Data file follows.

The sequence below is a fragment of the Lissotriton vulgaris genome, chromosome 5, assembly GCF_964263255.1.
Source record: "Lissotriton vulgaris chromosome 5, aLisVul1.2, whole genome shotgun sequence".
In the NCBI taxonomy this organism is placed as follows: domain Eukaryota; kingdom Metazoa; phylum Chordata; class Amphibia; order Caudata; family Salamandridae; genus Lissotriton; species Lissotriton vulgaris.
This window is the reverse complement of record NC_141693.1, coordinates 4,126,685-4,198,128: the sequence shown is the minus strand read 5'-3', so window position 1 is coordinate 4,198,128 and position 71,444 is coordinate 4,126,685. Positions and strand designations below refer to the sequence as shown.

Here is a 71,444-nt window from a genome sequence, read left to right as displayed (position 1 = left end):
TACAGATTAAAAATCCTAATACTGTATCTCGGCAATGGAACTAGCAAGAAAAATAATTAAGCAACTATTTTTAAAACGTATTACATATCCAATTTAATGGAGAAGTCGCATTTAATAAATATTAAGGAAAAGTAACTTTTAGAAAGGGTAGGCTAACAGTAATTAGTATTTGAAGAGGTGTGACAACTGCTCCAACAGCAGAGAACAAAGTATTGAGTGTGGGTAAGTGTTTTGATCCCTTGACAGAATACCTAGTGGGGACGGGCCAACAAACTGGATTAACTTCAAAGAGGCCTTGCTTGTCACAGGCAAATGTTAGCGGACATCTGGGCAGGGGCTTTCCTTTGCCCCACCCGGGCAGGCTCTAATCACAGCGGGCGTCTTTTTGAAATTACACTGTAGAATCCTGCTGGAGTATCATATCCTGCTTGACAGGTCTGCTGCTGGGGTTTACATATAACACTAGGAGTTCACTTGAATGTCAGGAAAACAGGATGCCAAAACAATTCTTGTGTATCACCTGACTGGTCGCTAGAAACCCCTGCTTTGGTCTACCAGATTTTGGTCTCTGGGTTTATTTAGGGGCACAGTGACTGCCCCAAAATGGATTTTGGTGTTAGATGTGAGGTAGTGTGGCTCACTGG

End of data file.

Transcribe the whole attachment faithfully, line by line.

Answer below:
The sequence below is a fragment of the Lissotriton vulgaris genome, chromosome 5, assembly GCF_964263255.1.
Source record: "Lissotriton vulgaris chromosome 5, aLisVul1.2, whole genome shotgun sequence".
In the NCBI taxonomy this organism is placed as follows: domain Eukaryota; kingdom Metazoa; phylum Chordata; class Amphibia; order Caudata; family Salamandridae; genus Lissotriton; species Lissotriton vulgaris.
This window is the reverse complement of record NC_141693.1, coordinates 4,126,685-4,198,128: the sequence shown is the minus strand read 5'-3', so window position 1 is coordinate 4,198,128 and position 71,444 is coordinate 4,126,685. Positions and strand designations below refer to the sequence as shown.

Here is a 71,444-nt window from a genome sequence, read left to right as displayed (position 1 = left end):
TACAGATTAAAAATCCTAATACTGTATCTCGGCAATGGAACTAGCAAGAAAAATAATTAAGCAACTATTTTTAAAACGTATTACATATCCAATTTAATGGAGAAGTCGCATTTAATAAATATTAAGGAAAAGTAACTTTTAGAAAGGGTAGGCTAACAGTAATTAGTATTTGAAGAGGTGTGACAACTGCTCCAACAGCAGAGAACAAAGTATTGAGTGTGGGTAAGTGTTTTGATCCCTTGACAGAATACCTAGTGGGGACGGGCCAACAAACTGGATTAACTTCAAAGAGGCCTTGCTTGTCACAGGCAAATGTTAGCGGACATCTGGGCAGGGGCTTTCCTTTGCCCCACCCGGGCAGGCTCTAATCACAGCGGGCGTCTTTTTGAAATTACACTGTAGAATCCTGCTGGAGTATCATATCCTGCTTGACAGGTCTGCTGCTGGGGTTTACATATAACACTAGGAGTTCACTTGAATGTCAGGAAAACAGGATGCCAAAACAATTCTTGTGTATCACCTGACTGGTCGCTAGAAACCCCTGCTTTGGTCTACCAGATTTTGGTCTCTGGGTTTATTTAGGGGCACAGTGACTGCCCCAAAATGGATTTTGGTGTTAGATGTGAGGTAGTGTGGCTCACTGG